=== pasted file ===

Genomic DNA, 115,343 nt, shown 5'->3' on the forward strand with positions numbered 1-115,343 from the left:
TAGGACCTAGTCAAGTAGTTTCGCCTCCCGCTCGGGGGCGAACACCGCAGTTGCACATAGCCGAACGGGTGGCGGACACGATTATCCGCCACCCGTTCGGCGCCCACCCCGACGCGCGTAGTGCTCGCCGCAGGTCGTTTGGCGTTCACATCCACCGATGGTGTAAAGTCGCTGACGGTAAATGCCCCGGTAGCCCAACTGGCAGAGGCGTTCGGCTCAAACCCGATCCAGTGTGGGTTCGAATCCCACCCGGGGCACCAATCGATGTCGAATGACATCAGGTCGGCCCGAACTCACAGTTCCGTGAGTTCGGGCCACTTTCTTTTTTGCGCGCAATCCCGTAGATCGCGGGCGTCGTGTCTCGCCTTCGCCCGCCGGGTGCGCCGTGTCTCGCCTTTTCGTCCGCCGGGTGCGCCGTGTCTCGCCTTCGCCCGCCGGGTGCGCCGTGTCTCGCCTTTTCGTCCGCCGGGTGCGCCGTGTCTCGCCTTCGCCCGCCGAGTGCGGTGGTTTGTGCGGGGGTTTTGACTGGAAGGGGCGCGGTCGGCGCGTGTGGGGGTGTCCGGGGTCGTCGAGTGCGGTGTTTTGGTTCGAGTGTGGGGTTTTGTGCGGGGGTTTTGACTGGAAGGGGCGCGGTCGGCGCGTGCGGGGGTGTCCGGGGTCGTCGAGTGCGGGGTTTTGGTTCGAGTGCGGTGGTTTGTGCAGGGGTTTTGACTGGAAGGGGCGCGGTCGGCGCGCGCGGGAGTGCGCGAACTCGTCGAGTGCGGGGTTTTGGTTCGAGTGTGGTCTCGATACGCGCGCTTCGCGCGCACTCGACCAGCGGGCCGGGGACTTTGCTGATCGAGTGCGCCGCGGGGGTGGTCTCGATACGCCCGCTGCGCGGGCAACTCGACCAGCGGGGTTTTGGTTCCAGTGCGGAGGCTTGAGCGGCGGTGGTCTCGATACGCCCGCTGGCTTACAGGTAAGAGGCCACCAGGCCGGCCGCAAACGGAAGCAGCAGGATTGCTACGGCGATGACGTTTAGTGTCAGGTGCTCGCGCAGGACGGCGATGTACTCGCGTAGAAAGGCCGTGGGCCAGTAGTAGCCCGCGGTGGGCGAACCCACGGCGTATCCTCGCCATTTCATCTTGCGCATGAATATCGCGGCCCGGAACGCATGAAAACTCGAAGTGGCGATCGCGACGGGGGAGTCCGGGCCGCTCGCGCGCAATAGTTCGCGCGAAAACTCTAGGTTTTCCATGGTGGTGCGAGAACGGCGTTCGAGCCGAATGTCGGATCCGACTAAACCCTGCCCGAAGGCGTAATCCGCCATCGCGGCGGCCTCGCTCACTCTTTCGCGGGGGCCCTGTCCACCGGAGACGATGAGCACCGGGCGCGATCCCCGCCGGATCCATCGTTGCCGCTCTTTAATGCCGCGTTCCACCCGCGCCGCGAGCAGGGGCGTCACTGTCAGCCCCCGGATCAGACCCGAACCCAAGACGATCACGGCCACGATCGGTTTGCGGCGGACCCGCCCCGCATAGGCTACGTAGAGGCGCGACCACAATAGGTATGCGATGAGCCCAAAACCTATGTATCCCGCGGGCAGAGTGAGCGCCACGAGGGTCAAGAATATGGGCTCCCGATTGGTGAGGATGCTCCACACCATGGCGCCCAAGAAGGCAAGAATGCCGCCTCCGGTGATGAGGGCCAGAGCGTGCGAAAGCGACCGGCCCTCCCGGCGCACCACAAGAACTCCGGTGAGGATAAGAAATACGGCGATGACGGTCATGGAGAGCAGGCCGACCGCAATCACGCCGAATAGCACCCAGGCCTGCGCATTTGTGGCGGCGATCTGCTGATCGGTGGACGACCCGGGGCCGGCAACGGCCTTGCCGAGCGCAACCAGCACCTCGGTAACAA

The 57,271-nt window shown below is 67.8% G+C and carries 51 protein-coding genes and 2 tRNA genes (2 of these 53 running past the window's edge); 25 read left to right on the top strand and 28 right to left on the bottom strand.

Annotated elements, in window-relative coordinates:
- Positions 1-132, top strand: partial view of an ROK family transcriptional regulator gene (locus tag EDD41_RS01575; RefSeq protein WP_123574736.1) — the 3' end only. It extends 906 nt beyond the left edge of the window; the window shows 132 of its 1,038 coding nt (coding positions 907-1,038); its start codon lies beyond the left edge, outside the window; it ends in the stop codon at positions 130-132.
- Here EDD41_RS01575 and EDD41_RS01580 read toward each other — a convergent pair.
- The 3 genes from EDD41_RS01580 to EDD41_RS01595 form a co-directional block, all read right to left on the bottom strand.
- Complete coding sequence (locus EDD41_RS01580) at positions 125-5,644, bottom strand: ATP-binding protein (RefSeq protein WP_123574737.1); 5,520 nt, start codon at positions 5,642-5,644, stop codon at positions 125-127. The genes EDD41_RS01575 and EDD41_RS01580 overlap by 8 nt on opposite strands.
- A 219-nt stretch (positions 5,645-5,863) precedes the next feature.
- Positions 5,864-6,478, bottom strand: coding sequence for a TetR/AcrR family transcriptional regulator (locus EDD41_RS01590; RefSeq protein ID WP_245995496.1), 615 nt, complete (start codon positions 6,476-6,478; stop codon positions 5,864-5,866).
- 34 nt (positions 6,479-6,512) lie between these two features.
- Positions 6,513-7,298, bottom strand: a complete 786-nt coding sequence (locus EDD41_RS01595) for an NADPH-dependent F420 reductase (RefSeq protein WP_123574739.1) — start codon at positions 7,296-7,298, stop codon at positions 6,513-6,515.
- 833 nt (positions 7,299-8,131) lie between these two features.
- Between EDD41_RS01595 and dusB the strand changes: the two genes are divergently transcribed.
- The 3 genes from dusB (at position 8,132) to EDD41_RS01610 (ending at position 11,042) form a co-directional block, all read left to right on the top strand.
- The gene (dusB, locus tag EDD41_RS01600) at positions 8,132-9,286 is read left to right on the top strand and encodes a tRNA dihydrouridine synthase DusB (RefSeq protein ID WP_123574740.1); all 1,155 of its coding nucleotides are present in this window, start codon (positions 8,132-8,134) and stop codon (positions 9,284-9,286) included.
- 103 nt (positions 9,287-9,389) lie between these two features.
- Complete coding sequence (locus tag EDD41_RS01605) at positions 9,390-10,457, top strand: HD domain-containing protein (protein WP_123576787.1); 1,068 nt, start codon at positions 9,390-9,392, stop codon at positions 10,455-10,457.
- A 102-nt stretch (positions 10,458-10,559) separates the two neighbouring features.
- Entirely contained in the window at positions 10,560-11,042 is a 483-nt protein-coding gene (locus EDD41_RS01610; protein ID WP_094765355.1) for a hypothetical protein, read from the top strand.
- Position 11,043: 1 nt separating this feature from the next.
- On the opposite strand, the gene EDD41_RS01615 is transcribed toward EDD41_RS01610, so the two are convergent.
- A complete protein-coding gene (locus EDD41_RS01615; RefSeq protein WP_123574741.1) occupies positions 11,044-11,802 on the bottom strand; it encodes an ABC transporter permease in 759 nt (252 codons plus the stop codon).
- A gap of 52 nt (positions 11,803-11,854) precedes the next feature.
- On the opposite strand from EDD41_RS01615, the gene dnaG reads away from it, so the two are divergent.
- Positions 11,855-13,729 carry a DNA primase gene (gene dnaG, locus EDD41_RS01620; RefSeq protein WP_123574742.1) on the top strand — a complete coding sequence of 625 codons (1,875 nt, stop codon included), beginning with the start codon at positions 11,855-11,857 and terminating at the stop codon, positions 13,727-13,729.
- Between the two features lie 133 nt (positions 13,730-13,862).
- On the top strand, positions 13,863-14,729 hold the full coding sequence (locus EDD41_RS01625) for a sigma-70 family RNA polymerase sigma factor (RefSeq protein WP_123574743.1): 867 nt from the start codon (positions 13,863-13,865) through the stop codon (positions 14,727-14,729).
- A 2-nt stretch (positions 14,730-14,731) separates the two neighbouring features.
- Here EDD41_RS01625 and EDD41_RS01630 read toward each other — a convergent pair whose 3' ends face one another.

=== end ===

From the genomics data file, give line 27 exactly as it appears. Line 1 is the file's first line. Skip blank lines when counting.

- Between the two features lie 133 nt (positions 13,730-13,862).